By Timothy B. Wheeler, The Baltimore Sun | April 28, 2010
The Obama administration's approval of the nation's first offshore wind farm near Cape Cod in Massachusetts buoys prospects for similar renewable-energy projects off Maryland's shore and elsewhere along the Atlantic coast, proponents say. But it may still be several years — if ever — before turbines are spinning wind into electricity off Ocean City, state officials note. Interior Secretary Ken Salazar announced in Boston Wednesday that he had approved the controversial Cape Wind project, which calls for placing 130 turbines in Nantucket Sound.
NEWS
By Christine McConville | Boston Herald (MCT) | April 24, 2010
Governors of six East Coast states, including Maryland's Martin O'Malley, are teaming up to support Cape Wind, the controversial wind farm proposed for Nantucket Sound. The governors have asked U.S. Interior Secretary Ken Salazar to disregard a recommendation by the Advisory Council on Historic Preservation to reject the project. "If the ACHP's approach to historic preservation is adopted, it would establish a precedent that will make it difficult, if not impossible, to site offshore wind projects anywhere along the eastern seaboard," the governors wrote in a letter yesterday to Salazar.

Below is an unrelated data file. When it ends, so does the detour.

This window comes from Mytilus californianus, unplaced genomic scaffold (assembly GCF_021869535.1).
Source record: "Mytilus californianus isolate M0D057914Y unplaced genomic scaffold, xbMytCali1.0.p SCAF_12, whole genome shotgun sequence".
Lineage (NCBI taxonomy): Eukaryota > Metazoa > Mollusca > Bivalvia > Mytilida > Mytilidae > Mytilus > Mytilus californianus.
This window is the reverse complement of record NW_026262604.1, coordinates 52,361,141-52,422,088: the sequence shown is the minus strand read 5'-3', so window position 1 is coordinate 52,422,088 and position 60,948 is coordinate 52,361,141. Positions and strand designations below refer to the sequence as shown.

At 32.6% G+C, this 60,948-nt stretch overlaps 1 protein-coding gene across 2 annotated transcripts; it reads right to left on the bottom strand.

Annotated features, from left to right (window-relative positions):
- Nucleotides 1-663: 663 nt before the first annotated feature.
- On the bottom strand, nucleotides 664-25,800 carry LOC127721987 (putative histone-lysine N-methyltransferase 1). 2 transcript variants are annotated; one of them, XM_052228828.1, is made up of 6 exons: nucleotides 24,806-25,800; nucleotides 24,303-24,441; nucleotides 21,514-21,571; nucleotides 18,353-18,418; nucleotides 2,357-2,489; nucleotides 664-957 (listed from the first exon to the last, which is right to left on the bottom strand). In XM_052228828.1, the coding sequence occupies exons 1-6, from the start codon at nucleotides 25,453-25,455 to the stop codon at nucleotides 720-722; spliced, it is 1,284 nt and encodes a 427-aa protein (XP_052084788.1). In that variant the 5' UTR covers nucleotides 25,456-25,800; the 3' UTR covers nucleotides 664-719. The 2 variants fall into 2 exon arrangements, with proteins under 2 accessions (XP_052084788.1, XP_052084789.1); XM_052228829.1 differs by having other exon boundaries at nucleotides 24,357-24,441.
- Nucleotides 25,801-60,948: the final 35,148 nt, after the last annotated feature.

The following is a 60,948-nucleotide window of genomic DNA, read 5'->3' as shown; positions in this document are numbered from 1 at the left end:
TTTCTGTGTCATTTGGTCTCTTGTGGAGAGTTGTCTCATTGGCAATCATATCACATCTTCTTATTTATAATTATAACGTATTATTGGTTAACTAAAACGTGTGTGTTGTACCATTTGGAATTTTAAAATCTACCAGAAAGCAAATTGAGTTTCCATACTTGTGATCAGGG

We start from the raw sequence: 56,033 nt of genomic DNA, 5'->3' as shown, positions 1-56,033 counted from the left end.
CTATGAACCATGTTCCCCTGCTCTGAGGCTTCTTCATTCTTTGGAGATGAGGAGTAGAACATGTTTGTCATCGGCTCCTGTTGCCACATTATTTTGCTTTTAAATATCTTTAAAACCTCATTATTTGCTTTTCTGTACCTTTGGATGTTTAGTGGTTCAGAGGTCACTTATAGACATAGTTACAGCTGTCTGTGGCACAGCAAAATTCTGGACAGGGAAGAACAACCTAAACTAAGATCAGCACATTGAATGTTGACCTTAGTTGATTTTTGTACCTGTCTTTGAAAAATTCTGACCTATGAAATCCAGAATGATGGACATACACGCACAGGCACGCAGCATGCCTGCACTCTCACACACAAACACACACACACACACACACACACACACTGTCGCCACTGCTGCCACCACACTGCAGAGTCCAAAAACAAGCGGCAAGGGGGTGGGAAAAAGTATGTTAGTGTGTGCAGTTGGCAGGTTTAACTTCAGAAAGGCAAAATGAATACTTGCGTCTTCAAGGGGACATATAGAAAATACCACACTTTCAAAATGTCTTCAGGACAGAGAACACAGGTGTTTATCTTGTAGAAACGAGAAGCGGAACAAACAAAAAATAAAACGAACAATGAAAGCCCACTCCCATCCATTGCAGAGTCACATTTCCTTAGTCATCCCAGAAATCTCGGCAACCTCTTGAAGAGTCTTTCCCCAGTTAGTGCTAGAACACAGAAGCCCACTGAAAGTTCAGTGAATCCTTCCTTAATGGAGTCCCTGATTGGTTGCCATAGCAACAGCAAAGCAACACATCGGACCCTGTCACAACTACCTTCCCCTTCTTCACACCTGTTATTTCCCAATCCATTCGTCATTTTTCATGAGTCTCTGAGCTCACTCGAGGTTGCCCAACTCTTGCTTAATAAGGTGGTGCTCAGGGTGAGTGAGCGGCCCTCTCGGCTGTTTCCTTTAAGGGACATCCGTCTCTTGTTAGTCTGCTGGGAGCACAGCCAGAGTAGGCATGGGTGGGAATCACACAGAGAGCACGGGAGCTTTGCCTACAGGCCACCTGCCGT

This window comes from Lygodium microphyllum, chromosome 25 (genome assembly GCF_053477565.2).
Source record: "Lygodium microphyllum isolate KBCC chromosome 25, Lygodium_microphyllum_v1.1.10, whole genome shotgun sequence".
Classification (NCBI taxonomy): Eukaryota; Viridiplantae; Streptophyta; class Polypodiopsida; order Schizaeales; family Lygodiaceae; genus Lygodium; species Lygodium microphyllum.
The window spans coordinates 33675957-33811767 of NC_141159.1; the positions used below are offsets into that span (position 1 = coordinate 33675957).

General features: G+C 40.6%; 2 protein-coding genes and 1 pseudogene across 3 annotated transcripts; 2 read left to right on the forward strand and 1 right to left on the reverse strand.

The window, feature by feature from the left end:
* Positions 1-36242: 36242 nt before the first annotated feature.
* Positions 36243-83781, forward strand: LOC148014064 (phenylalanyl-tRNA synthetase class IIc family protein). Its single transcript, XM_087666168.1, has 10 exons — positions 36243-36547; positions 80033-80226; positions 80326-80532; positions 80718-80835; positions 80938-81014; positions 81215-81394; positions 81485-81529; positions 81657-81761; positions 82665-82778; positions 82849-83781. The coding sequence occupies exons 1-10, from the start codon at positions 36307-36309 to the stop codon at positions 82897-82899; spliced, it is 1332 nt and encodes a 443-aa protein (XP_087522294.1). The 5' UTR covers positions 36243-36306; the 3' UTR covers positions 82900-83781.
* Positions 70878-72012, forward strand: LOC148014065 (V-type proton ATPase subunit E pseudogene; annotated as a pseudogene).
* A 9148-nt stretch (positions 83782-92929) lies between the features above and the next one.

BUSINESS
By Jay Hancock | March 27, 2011
The General Assembly is wavering between approving Gov. Martin O'Malley's marquee proposal to install wind-driven electricity generators off Maryland's coast and putting the idea off for further study. But what lawmakers ought to do is vote it down and be done with it. Offshore wind is too risky. It's too expensive even as advertised and will probably cost more than that. Although they won't make for flashy talking points if O'Malley runs for president, there are far better and cheaper ways to meet Maryland's energy and environmental goals.
Baltimore Sun Articles
|
|
|
Please note the green-lined linked article text has been applied commercially without any involvement from our newsroom editors, reporters or any other editorial staff.